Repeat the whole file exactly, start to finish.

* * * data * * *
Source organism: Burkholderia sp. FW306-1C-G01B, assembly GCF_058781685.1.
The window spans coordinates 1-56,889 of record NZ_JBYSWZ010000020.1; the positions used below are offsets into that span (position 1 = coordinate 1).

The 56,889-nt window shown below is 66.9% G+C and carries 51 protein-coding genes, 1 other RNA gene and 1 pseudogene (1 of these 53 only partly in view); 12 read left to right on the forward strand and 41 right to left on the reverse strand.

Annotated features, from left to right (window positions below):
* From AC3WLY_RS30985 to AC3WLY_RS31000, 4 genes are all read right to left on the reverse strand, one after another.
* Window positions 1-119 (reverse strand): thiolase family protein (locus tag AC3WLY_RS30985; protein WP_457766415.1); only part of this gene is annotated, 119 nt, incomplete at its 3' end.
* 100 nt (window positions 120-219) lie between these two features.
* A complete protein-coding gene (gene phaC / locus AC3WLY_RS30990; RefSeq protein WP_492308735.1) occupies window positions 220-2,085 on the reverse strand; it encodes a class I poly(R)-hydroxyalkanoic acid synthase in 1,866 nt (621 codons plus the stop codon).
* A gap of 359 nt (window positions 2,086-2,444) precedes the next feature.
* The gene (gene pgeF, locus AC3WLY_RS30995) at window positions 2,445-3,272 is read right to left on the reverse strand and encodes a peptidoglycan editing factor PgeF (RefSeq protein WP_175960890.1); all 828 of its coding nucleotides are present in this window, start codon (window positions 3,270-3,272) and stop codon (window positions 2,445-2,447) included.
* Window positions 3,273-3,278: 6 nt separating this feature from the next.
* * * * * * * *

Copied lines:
Source organism: Burkholderia sp. FW306-1C-G01B, assembly GCF_058781685.1.
The window spans coordinates 1-56,889 of record NZ_JBYSWZ010000020.1; the positions used below are offsets into that span (position 1 = coordinate 1).

The 56,889-nt window shown below is 66.9% G+C and carries 51 protein-coding genes, 1 other RNA gene and 1 pseudogene (1 of these 53 only partly in view); 12 read left to right on the forward strand and 41 right to left on the reverse strand.

Annotated features, from left to right (window positions below):
* From AC3WLY_RS30985 to AC3WLY_RS31000, 4 genes are all read right to left on the reverse strand, one after another.
* Window positions 1-119 (reverse strand): thiolase family protein (locus tag AC3WLY_RS30985; protein WP_457766415.1); only part of this gene is annotated, 119 nt, incomplete at its 3' end.
* 100 nt (window positions 120-219) lie between these two features.
* A complete protein-coding gene (gene phaC / locus AC3WLY_RS30990; RefSeq protein WP_492308735.1) occupies window positions 220-2,085 on the reverse strand; it encodes a class I poly(R)-hydroxyalkanoic acid synthase in 1,866 nt (621 codons plus the stop codon).
* A gap of 359 nt (window positions 2,086-2,444) precedes the next feature.
* The gene (gene pgeF, locus AC3WLY_RS30995) at window positions 2,445-3,272 is read right to left on the reverse strand and encodes a peptidoglycan editing factor PgeF (RefSeq protein WP_175960890.1); all 828 of its coding nucleotides are present in this window, start codon (window positions 3,270-3,272) and stop codon (window positions 2,445-2,447) included.
* Window positions 3,273-3,278: 6 nt separating this feature from the next.